PRINT Summer 2005


IT’S ALREADY EVENING when I arrive by car at the Land, an artists’ community in northern Thailand initiated by Kamin Lertchaiprasert and Rirkrit Tiravanija in 1998. Dusk is falling, and the fire that keeps the water buffalo warm at night will soon be lit. The buffalo themselves are already on their way to a familiar spot next to a small pond; slowly and majestically they approach across the vast rice fields. Behind them, in the distance, are the mountains that surround these agricultural flatlands. This is the village of Sanpatong, some twenty minutes outside the northern provincial capital, Chiang Mai, a rapidly growing city of some two hundred thousand people. Hot rain is falling from the skies—in fact, it’s pouring—and we find shelter in one of the pavilions huddled around the pond. I entered this structure once before, in its previous life as a work of art in a European institution. Designed by German artist Tobias Rehberger, it was displayed at Stockholm’s Moderna Museet in 2000, before being dismantled and shipped across the globe to this rural and, needless to say, less visible site. It now serves as temporary home to one of the inhabitants of the Land. It may still be a sculptural work, but now it has been put to use. A few belongings (a backpack, sneakers, a few books) make clear that someone is, in fact, living in this basic but elegant three-story wooden structure on stilts, which overlooks the pond. Spread out in the landscape are a number of other modest structures designed by Lertchaiprasert and Tiravanija themselves and by artist friends from around the world.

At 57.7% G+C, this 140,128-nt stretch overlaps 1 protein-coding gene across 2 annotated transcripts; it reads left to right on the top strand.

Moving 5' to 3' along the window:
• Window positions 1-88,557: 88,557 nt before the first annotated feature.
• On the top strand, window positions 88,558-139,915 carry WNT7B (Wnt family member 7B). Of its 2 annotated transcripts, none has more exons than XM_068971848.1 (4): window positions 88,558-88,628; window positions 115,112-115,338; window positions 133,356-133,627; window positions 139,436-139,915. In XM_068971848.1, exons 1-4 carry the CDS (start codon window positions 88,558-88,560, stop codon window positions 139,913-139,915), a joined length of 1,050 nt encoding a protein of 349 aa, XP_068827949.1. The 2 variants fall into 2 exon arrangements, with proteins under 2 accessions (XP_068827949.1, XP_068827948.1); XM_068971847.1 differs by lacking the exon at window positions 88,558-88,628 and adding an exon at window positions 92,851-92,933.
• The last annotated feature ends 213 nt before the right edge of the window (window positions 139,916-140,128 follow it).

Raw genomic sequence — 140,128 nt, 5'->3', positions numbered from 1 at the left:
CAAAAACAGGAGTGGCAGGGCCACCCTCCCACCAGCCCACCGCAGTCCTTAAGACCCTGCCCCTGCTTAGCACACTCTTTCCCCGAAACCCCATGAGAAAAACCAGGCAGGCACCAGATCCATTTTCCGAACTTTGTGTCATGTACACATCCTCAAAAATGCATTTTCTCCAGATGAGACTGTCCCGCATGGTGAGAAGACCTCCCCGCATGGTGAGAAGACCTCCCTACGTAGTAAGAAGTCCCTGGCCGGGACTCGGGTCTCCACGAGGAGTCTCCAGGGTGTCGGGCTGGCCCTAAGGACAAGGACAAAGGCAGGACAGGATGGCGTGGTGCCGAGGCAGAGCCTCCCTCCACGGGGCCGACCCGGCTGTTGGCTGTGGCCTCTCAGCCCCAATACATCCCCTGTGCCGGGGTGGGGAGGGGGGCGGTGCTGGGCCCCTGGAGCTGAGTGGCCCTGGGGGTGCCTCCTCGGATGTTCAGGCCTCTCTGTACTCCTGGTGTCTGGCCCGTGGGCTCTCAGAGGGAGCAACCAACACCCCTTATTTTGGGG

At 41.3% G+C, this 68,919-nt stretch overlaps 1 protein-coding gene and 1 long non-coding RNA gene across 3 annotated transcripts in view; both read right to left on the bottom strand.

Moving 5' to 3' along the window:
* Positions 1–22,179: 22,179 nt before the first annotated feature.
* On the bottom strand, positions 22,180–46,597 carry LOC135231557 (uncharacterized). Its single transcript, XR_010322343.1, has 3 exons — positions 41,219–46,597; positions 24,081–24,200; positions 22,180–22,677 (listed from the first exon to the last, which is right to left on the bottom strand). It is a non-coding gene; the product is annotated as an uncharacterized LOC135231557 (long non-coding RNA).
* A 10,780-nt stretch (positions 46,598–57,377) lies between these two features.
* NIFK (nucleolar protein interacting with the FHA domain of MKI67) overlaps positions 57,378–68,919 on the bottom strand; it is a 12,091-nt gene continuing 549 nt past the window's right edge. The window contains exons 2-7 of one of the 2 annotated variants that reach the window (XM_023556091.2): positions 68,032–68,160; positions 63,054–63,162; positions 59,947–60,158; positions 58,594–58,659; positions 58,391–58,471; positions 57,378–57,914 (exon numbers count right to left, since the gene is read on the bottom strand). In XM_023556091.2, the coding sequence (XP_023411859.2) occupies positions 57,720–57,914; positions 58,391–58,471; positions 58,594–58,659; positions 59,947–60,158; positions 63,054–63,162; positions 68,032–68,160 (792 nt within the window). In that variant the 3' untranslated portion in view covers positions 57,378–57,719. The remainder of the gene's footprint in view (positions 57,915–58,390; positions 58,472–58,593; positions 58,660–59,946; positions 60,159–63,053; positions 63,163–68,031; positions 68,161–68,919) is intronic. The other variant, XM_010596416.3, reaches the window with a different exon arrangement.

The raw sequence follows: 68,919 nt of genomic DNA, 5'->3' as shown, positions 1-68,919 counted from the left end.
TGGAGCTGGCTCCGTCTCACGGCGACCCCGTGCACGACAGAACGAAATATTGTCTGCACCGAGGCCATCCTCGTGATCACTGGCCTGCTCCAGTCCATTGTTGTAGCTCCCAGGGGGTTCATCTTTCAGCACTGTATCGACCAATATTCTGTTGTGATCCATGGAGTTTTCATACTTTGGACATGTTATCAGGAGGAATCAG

Rehberger, the very first artist from outside Thailand to be involved in the project, emphasizes its open and somewhat vague quality. “It wasn’t at all clear to me when Rirkrit approached me eight years ago what this was going to be,” Rehberger told me. “And now, after many visits to the Land, I still don’t know exactly what it’s all about. It may sound strange, but this hazy quality is precisely what attracts me. Nobody knows what the Land is—and even less what it’s going to develop into.” In fact, the Land isn’t a commune in the normal sense, because the artists realizing projects there have done so primarily for the benefit of others. The inhabitants—perhaps “users” is a better term—are a mix of local artists, a few farmers, and a small group of students.

“The Land [is] to be cultivated as an open space, though with certain intentions toward community, toward discussion, and toward experimentation in [various] fields of thought,” according to an official—and no doubt deliberately vague—statement of intent that makes clear that other fields besides art are part of the experiment. So, what is the Land? A sculpture garden? A huge artist-run space emphasizing interdisciplinary and collaborative practices? A commune in search of new forms of being in the world? Or is it, if not a collaborative artwork by Tiravanija and his colleagues, then at least an extension of his practice beyond the institution? Probably all of these things, but not quite in the way we tend to understand them in Europe and the United States, where the very idea of a commune simultaneously gives rise to a murky nostalgia and to skepticism, even to a sense of revulsion—conjuring thoughts of monstrous gurus, psychological terror, and sexual oppression. The truth, however, couldn’t be less dark.

The Land’s land—no one seems to know the precise acreage, but you can walk the length of it in three or four minutes—was acquired seven years ago for a modest sum (roughly ten thousand US dollars) by the two founders, but each is eager to point out the irrelevance of the notion of property to their endeavor. Lertchaiprasert, who is showing me around, is critical of the art world’s rush to label the collective effort an art project, thus defining it according to standards set elsewhere. “It’s more about finding new ways of being together,” he says. “That’s how it started, and that is the real significance of what’s going on here. A group of artists has come together to find out if there are other ways of working together and producing things. Not just art but, more important, things to eat, like fruit, herbs, greens, and other vegetables.” Lertchaiprasert emphasizes that the projects on the Land all have a practical function. “They actually do work,” he emphasizes, “and that’s important. It’s about learning by doing.”